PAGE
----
Berea considers order on prayer at meetings. If goal is to unite, it does the opposite.

Mae Suramek
Mae Suramek

On Tuesday, the Berea city council will be voting to adopt a municipal order to include invocations and the recital of the Pledge of Allegiance at city council meetings. The order will appoint a specific pastor from one of Berea’s largest Baptist churches as the formal council chaplain to lead the invocations.

This is the point where you’d probably expect me to begin outlining a legal argument for the separation of church and state, lay out the merits of using taxpayer dollars for a chaplain position from only one denomination, and cite case law from other municipalities that have passed/not passed such orders. Plenty of Berea residents are already taking to social media and making plans to attend Tuesday’s council meeting to do precisely this, so I won’t waste anyone’s time with arguments that have been made over and over again, from both sides of the aisle.

Instead, I want to pose a simple question. What good comes from opening a government business meeting with an invocation or the Pledge of Allegiance for that matter? What exactly does a prescribed, forced solemnization recognizing a higher power and our country accomplish right before we talk about road construction and recycling? I’m not trying to be facetious here. I have an earnest desire to understand the intent behind this push. Maybe it has to do with an effort to set a communal, reflective, collaborative tone before discussing more potentially divisive or controversial topics? Maybe the goal is to remind us to go into this meeting with respect for one another, so that we can work together for the common good? If so, that’s something I can certainly stand behind. But wouldn’t a simple, voluntary, inclusive, free-of-tax-payer-dollars, moment of silence do just that?

I know one thing for sure — if a government that is supposed to represent us all forces an entire room of people from diverse faith backgrounds to silently participate in prayer from one particular religion, this does nothing to foster that communal, reflective, collaborative tone that I believe is, or at least should be, the intended outcome here. In fact it does just the opposite. It isolates, divides, polarizes, and makes some feel left out and others feel less valued. Our leaders would be passing up a powerful opportunity to set a different kind of tone — one that reminds us that at the end of the day we are neighbors and shared community members who want what’s best for our town regardless of our faith backgrounds. It would serve us all well if we made an effort to help remind one another of this, especially in a town of just 15,000 where our kids (presumably from all or no faith backgrounds) are in the same classes, and are growing up next to each other every day.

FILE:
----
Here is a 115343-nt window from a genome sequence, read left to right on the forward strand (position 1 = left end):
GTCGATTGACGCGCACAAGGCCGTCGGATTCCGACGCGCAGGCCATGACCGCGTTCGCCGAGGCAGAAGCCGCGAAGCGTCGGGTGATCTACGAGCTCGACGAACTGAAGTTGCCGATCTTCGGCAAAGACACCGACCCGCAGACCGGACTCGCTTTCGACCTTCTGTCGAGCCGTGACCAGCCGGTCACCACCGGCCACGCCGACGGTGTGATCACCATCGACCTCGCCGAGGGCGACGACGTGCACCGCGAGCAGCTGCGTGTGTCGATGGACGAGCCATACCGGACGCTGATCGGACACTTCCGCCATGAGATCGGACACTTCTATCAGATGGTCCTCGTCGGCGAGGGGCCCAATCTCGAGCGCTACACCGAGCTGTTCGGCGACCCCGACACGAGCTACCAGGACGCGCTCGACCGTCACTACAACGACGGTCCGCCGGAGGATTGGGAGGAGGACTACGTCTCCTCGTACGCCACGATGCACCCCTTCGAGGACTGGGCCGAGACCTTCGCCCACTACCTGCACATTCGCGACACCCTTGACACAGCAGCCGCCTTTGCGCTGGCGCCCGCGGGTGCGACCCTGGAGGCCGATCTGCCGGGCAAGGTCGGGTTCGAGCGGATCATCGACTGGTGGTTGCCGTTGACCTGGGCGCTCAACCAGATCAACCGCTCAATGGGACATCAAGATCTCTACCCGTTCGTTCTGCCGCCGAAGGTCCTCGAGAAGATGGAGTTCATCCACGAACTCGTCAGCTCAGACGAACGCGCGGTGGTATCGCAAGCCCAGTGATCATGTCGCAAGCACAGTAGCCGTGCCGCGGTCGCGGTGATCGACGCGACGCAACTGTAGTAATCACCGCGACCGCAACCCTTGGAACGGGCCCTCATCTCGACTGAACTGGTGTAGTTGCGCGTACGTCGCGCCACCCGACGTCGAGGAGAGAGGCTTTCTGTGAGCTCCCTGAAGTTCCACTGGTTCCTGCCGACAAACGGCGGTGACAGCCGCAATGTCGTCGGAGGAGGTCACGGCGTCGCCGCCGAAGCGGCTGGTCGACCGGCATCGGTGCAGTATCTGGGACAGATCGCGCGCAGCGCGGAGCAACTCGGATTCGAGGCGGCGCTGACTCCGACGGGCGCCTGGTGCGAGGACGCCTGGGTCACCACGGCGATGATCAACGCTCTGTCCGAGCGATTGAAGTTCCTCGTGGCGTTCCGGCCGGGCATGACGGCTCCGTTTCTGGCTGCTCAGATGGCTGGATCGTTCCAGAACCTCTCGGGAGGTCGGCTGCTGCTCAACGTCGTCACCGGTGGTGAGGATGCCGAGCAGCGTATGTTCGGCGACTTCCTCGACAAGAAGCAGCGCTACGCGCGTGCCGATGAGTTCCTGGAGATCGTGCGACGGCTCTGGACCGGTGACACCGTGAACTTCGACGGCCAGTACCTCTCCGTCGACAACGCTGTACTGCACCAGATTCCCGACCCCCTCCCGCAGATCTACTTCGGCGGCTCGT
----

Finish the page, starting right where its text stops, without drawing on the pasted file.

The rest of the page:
I believe that whatever name we end our prayers with, or if we don’t subscribe to prayer at all, most of us want our town to flourish with opportunities for everyone. We want our kids to be safe and we want affordable housing, healthcare, and food security. If we want the same things, why start out the one meeting that is the tool to help us chart the future course for our town by declaring that there’s not enough room for all of our differences? This Tuesday, many of us are counting on the Berea City Council and Mayor to put their personal beliefs aside and act in the manner that they committed to when they took office – to do what’s best for our town, to bring people together, and to represent all of us, not just the few who have the time and platform to make the most noise.

Mae Suramek is a recovering non-profit professional turned social entrepreneur, and founder of Noodle Nirvana, a socially conscious noodle shop with a side of world peace, located in Berea, Kentucky.